Thousands of firefighters gathered in Indianapolis for the 79th edition of the Fire Department Instructors Conference -- FDIC --which started training and classroom sessions Monday.
It was also an opportunity for firefighters from across the nation to reflect on the tragedy of Virginia Tech University in Blacksburg. On their mind was what they would do if it was their community was in the very literal line of fire next time.
"No community is completely ready for a situation like that," said Jay Evett of the Fort Rucker, Ala. Fire Department. "It was an attack from within and who is ever ready for that."
Richmond, Calif. firefighter Erik Newman said his department takes preventative steps to deal with deadly shooting events. That's because, he said, Richmond is one of California's most dangerous cities.
"We get anywhere from six to 12 shootings a week," he said.
So, the department reaches out to youths, catching them before they turn violent. He said firefighters unite teenagers from different parts of the community, with the hopes that if they know each other, they won't hurt each other.
Garland, Texas firefighter Greg Huff said, "We have trained, we have inter-departmental drills, we house a mass casualty trailer, we have taken all the appropriate steps. But there are the intangibles that you never know about."
Richard Wynne from the Rogers, Arkansas Fire Department said it is all about "training, training, training. There isn't anyone ever completely ready for something like that."
Leonardo Chumacerio of Florida's Palm Coast Fire Department also stressed training.
"Providing training helps us deal with emergencies," he said. "That's why we're here."
Apex, North Carolina firefighter Sue Lynn Hinson said she felt they could do a pretty good job. A chemical fire last fall resulted in the evacuation of about 17,000 Apex residents and she said that alone gave them a lot of training.
Chief Jim Owens of Greenwood, Maine, a community of about 800, felt more vulnerable. He has thought about it he said, but action would have to come from the county level or perhaps the state???s EMS mass casualty plan.
Wednesday's welcome remarks by Chief Robert Halton, Fire Engineering's Editor in Chief opened the day for classroom sessions.
Opening session keynote speaker was Timothy E. Sendelbach, President, International Society of Fire Service Instructors whose group on Friday will name Montgomery County, Md. Battalion Chief John Tippett as their Fire Instructor of the Year.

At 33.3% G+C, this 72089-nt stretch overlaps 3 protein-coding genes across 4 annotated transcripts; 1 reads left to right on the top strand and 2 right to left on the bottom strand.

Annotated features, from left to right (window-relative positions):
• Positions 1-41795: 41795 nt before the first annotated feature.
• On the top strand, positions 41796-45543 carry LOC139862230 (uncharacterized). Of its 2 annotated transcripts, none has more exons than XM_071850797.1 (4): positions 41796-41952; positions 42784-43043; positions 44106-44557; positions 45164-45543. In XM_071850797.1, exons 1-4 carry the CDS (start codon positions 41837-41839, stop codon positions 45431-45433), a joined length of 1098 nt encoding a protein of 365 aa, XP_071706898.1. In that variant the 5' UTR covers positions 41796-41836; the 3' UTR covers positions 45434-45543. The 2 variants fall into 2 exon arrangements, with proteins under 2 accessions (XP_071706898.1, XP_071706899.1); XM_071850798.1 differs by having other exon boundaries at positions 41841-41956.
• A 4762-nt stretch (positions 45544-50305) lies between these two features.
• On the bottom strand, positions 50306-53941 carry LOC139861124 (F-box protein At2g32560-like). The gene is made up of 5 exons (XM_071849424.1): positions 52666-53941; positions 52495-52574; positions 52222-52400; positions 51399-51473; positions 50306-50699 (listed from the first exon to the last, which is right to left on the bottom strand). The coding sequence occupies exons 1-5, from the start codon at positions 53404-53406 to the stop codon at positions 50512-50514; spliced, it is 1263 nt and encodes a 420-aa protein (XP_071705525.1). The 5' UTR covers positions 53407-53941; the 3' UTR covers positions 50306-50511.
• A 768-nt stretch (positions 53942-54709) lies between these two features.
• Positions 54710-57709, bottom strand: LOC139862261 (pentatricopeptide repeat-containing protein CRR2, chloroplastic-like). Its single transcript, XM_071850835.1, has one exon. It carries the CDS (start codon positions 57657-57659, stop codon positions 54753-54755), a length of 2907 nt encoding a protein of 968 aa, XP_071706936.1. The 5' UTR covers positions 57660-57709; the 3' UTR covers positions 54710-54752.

Tippett, also is a project manager for the International Association of Fire Chiefs National Fire Fighter Near-Miss Reporting System that has received more than 1,000 reports of incidents that could have proven deadly to firefighters.
Keynote Speaker Thursday is Jerry Tracy, Battalion Chief, Fire Department of New York, an adjunct instructor with the FDNY training academy who has developed numerous training programs for the ranks of firefighter through chief officer.
Other awards by Fire Engineering:
Ray Downey Courage & Valor Award: At Wednesday's Opening Session, the Ray Downey Courage & Valor Award was presented to the widow and family of Lt. Howard Carpluk, who died August 27, 2006, trying to save the life of a fellow FDNY member at a Bronx fire.
Fire Engineering Lifetime Achievement Award: Dr. Denis Onieal, National Fire Academy superintendent.
Tom Brennan Training Achievement Award: Named for the legendary Fire Engineering editor, the 2007 Training Achievement Award goes to Jim McCormack of the Indianapolis Fire Department.
Service Awards: These awards honor the individuals who help make FDIC happen. This year, the award winners are Robin Nicoson and Matt Stewart, both from Indiana.
Joe Fishelson Award: Paul Curtis, L.N. Curtis and Sons of Oakland, CA, representing excellence in customer service to the fire service.